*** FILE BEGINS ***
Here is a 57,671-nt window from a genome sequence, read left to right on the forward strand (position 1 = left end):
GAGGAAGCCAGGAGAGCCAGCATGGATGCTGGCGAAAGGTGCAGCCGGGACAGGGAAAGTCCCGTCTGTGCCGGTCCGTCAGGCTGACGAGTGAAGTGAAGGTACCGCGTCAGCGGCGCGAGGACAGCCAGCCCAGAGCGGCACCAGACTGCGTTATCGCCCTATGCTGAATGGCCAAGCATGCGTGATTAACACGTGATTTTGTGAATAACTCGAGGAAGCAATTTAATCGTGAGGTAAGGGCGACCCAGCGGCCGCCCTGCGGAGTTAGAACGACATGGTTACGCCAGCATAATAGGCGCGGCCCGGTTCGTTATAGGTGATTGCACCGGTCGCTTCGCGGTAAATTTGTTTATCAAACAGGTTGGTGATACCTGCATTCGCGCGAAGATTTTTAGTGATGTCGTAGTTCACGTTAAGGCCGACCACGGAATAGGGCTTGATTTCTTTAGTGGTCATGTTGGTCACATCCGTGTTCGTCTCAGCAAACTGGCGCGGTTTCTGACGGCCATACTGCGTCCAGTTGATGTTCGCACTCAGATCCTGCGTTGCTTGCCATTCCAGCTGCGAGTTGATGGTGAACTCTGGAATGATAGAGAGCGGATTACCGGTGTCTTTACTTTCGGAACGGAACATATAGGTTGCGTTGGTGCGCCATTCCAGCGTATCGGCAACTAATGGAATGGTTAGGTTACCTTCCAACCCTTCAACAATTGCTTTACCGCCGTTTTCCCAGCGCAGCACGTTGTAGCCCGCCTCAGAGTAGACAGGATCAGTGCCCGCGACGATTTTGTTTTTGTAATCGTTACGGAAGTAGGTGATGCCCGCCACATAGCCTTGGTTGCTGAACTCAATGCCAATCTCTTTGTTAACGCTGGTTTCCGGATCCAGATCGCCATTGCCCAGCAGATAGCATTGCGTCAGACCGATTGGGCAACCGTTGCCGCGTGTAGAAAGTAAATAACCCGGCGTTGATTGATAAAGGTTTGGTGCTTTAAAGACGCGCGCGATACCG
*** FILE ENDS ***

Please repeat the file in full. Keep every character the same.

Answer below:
Here is a 57,671-nt window from a genome sequence, read left to right on the forward strand (position 1 = left end):
GAGGAAGCCAGGAGAGCCAGCATGGATGCTGGCGAAAGGTGCAGCCGGGACAGGGAAAGTCCCGTCTGTGCCGGTCCGTCAGGCTGACGAGTGAAGTGAAGGTACCGCGTCAGCGGCGCGAGGACAGCCAGCCCAGAGCGGCACCAGACTGCGTTATCGCCCTATGCTGAATGGCCAAGCATGCGTGATTAACACGTGATTTTGTGAATAACTCGAGGAAGCAATTTAATCGTGAGGTAAGGGCGACCCAGCGGCCGCCCTGCGGAGTTAGAACGACATGGTTACGCCAGCATAATAGGCGCGGCCCGGTTCGTTATAGGTGATTGCACCGGTCGCTTCGCGGTAAATTTGTTTATCAAACAGGTTGGTGATACCTGCATTCGCGCGAAGATTTTTAGTGATGTCGTAGTTCACGTTAAGGCCGACCACGGAATAGGGCTTGATTTCTTTAGTGGTCATGTTGGTCACATCCGTGTTCGTCTCAGCAAACTGGCGCGGTTTCTGACGGCCATACTGCGTCCAGTTGATGTTCGCACTCAGATCCTGCGTTGCTTGCCATTCCAGCTGCGAGTTGATGGTGAACTCTGGAATGATAGAGAGCGGATTACCGGTGTCTTTACTTTCGGAACGGAACATATAGGTTGCGTTGGTGCGCCATTCCAGCGTATCGGCAACTAATGGAATGGTTAGGTTACCTTCCAACCCTTCAACAATTGCTTTACCGCCGTTTTCCCAGCGCAGCACGTTGTAGCCCGCCTCAGAGTAGACAGGATCAGTGCCCGCGACGATTTTGTTTTTGTAATCGTTACGGAAGTAGGTGATGCCCGCCACATAGCCTTGGTTGCTGAACTCAATGCCAATCTCTTTGTTAACGCTGGTTTCCGGATCCAGATCGCCATTGCCCAGCAGATAGCATTGCGTCAGACCGATTGGGCAACCGTTGCCGCGTGTAGAAAGTAAATAACCCGGCGTTGATTGATAAAGGTTTGGTGCTTTAAAGACGCGCGCGATACCG